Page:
Expectations, uncertainty and probability An assessment of the limits to the quantification of risk
A record amount of attention is being paid, in the search for the causes of the financial crisis, to examining the role of uncertainty. The contradiction surrounding the role of uncertainty in economics is the starting point for the author’s line of argument. On the one hand is the indisputable fact that the concept holds a prime place in economics theory. On the other there is “no place” beyond that acceptance for uncertainty in the formalized theoretical constructs of economics. No distinction is drawn in mainstream economics between risk and uncertainty – the effort rather goes into attempting to merge the two categories. The author bases his analysis of the mutual relations between uncertainty, expectations and probability on study of the classic texts. The article may lead to the impression that work on this over the last century has tended to produce unanswered questions, rather than rival theoretical interpretations, let alone convincing answers. The author intentionally refrains from adjudicating between the mutually exclusive truths of post-Keynesianism and the theory of rational expectations. Nonetheless, the whole line of argument is dominated by the doubt represented by Keynes, and not by acceptance of rational expectations as theoretical truth.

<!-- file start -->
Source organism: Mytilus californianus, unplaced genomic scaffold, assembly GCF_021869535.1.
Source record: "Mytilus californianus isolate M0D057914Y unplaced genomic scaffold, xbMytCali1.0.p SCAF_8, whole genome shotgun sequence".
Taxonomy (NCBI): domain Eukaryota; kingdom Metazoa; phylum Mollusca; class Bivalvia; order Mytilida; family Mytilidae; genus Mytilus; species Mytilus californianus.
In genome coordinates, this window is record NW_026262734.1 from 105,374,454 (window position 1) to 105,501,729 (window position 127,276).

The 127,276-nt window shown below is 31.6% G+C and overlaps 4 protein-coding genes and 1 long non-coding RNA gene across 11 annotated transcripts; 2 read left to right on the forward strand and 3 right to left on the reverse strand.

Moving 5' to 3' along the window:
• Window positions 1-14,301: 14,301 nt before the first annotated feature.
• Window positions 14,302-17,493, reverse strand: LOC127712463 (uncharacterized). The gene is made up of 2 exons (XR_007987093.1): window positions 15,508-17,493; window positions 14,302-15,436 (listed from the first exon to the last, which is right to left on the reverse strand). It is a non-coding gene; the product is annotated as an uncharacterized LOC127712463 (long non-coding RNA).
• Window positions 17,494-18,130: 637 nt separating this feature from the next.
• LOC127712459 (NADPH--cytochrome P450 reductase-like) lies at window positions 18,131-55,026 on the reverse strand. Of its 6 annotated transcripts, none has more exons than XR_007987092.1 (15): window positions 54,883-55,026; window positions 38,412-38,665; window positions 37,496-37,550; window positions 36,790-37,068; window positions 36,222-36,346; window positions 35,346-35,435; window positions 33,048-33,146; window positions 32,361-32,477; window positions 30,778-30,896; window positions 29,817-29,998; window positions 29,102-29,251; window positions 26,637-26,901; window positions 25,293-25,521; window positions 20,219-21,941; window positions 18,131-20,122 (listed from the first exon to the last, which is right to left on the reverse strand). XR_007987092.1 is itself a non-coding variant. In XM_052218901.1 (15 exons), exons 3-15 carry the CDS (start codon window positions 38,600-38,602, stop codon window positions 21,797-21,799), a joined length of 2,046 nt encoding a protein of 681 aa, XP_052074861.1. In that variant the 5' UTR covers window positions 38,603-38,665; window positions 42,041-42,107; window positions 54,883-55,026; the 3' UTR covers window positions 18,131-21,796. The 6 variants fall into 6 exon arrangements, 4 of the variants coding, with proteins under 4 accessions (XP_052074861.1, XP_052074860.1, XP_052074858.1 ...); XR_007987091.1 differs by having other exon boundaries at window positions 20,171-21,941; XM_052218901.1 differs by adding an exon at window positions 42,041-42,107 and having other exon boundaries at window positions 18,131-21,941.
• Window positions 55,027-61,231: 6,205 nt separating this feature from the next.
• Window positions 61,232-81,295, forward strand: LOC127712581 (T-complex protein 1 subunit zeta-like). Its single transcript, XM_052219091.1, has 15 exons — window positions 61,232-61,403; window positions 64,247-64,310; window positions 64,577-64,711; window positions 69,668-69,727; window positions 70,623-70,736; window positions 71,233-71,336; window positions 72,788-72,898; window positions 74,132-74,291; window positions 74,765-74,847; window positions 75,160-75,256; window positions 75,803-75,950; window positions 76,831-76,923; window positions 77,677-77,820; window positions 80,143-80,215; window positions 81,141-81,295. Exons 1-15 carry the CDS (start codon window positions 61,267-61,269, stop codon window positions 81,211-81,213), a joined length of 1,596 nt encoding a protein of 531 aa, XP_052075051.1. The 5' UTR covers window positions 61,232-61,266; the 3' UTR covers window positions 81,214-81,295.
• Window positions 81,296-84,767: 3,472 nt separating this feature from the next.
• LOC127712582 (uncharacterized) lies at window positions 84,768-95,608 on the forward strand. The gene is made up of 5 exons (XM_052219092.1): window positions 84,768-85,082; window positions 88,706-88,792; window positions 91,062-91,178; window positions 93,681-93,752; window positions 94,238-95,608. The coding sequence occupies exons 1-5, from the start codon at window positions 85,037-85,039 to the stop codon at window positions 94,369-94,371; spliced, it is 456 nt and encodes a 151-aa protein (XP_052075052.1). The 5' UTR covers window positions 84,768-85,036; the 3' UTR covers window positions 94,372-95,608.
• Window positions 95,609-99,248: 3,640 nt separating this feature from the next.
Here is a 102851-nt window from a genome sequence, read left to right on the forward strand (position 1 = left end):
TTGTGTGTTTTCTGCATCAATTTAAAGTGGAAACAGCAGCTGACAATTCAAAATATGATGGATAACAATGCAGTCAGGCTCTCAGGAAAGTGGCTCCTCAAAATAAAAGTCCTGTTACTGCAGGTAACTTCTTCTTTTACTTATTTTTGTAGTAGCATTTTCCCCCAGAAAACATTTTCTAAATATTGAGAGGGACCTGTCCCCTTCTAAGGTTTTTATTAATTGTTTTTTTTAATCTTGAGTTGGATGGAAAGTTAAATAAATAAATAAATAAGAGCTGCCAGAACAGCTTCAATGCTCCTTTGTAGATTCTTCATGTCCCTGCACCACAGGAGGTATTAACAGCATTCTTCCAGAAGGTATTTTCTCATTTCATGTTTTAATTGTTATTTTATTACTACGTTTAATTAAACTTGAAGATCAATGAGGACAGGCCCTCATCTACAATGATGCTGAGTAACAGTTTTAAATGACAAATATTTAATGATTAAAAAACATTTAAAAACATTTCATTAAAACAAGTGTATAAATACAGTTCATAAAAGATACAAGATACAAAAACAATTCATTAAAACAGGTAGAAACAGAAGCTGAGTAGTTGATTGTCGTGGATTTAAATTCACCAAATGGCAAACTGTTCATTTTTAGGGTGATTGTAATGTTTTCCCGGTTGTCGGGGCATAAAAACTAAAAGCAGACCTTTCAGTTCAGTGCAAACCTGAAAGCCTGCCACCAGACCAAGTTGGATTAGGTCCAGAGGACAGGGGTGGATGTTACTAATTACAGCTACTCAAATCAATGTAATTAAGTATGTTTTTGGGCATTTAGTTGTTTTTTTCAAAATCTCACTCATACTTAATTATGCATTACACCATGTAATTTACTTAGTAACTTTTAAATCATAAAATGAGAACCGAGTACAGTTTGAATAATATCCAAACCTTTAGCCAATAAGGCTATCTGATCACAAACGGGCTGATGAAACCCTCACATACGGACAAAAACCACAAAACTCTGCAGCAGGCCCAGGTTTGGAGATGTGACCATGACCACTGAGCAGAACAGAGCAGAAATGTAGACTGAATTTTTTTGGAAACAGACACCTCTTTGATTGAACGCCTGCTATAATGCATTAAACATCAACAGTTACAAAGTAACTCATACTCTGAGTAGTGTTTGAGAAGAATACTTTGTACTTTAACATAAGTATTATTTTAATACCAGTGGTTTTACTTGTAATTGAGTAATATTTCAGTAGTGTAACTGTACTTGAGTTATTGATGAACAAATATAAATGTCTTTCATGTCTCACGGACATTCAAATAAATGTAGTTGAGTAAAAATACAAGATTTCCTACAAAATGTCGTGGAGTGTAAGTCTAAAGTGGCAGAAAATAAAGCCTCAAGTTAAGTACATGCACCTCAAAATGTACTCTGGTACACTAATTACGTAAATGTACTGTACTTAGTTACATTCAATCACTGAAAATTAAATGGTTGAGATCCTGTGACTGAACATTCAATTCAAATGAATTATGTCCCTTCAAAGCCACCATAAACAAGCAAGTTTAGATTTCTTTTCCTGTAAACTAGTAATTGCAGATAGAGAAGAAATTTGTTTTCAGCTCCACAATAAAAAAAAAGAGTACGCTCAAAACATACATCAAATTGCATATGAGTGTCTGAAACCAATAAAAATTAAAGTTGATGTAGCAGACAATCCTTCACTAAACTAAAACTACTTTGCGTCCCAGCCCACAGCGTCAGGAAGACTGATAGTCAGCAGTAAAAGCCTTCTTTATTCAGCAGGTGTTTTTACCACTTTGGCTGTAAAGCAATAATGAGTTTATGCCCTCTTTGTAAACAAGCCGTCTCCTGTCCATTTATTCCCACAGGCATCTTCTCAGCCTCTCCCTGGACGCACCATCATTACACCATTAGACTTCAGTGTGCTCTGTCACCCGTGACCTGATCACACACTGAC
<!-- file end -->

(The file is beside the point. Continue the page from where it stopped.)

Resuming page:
Tanulmányok a magyar közszféráról
Public sector employment Security and social mission– the role of subjective aspects
Preference for public-sector jobs is motivated not only by the income available from them. Family circumstances may generate a demand for greater job security. The authors identify several family circumstances that increase the probability of preference for the public sector: single parenthood; long-term illness; a chronically ill child or partner; or in the case of women, a husband who previously experienced unemployment. In interpreting these cases, the usual approach of risk aversion is not wholly correct; optimizing family strategies would be far more accurate. The authors used volunteering as proxy for direct social commitment. This motive is important with employees working in human services, but quite absent from public/government administration. Another approach taken to social responsibility may be a demand for redistribution, connected with aversion towards inequalities. A relatively higher demand for redistribution is characteristic only of employees working in health and social care. The probability of volunteering is increased by higher age, higher education, higher number of children (up to three), and smaller settlement size. The demand for redistribution, which is very high in Hungary, is reduced by higher income, higher education, higher number of children and larger settlement size.
Do women have better opportunities in the public sector? The gender wage gap and occupational segregation in the public and private sectors